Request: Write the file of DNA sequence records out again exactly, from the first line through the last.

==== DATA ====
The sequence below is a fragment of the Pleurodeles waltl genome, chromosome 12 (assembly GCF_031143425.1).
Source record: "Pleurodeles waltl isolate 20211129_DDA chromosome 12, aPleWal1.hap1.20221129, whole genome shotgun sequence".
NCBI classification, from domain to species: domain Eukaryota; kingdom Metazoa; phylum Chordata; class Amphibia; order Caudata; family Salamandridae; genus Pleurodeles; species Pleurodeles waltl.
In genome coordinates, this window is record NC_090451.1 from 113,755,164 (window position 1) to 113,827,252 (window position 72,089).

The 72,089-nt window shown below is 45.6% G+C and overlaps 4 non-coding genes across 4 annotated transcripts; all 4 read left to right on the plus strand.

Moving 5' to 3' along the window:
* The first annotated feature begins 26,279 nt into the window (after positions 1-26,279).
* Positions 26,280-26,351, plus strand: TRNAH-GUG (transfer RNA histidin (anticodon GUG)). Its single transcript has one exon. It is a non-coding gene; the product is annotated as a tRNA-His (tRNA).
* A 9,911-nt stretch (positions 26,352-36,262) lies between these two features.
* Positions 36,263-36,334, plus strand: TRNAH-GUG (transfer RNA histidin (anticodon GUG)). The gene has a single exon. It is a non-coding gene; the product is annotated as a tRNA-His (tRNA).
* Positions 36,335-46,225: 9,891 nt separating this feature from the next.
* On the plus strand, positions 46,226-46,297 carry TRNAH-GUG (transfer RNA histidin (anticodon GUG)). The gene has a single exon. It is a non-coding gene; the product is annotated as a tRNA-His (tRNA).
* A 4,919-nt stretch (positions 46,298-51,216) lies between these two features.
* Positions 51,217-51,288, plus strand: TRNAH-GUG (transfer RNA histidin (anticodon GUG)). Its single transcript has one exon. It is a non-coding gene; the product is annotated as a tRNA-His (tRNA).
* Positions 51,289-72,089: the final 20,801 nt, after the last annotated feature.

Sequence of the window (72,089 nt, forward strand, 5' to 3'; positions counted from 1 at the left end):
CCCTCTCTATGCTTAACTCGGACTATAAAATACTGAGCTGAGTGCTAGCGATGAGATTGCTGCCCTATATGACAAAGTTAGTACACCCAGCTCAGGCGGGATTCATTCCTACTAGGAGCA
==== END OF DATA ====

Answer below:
The sequence below is a fragment of the Pleurodeles waltl genome, chromosome 12 (assembly GCF_031143425.1).
Source record: "Pleurodeles waltl isolate 20211129_DDA chromosome 12, aPleWal1.hap1.20221129, whole genome shotgun sequence".
NCBI classification, from domain to species: domain Eukaryota; kingdom Metazoa; phylum Chordata; class Amphibia; order Caudata; family Salamandridae; genus Pleurodeles; species Pleurodeles waltl.
In genome coordinates, this window is record NC_090451.1 from 113,755,164 (window position 1) to 113,827,252 (window position 72,089).

The 72,089-nt window shown below is 45.6% G+C and overlaps 4 non-coding genes across 4 annotated transcripts; all 4 read left to right on the plus strand.

Moving 5' to 3' along the window:
* The first annotated feature begins 26,279 nt into the window (after positions 1-26,279).
* Positions 26,280-26,351, plus strand: TRNAH-GUG (transfer RNA histidin (anticodon GUG)). Its single transcript has one exon. It is a non-coding gene; the product is annotated as a tRNA-His (tRNA).
* A 9,911-nt stretch (positions 26,352-36,262) lies between these two features.
* Positions 36,263-36,334, plus strand: TRNAH-GUG (transfer RNA histidin (anticodon GUG)). The gene has a single exon. It is a non-coding gene; the product is annotated as a tRNA-His (tRNA).
* Positions 36,335-46,225: 9,891 nt separating this feature from the next.
* On the plus strand, positions 46,226-46,297 carry TRNAH-GUG (transfer RNA histidin (anticodon GUG)). The gene has a single exon. It is a non-coding gene; the product is annotated as a tRNA-His (tRNA).
* A 4,919-nt stretch (positions 46,298-51,216) lies between these two features.
* Positions 51,217-51,288, plus strand: TRNAH-GUG (transfer RNA histidin (anticodon GUG)). Its single transcript has one exon. It is a non-coding gene; the product is annotated as a tRNA-His (tRNA).
* Positions 51,289-72,089: the final 20,801 nt, after the last annotated feature.

Sequence of the window (72,089 nt, forward strand, 5' to 3'; positions counted from 1 at the left end):
CCCTCTCTATGCTTAACTCGGACTATAAAATACTGAGCTGAGTGCTAGCGATGAGATTGCTGCCCTATATGACAAAGTTAGTACACCCAGCTCAGGCGGGATTCATTCCTACTAGGAGCA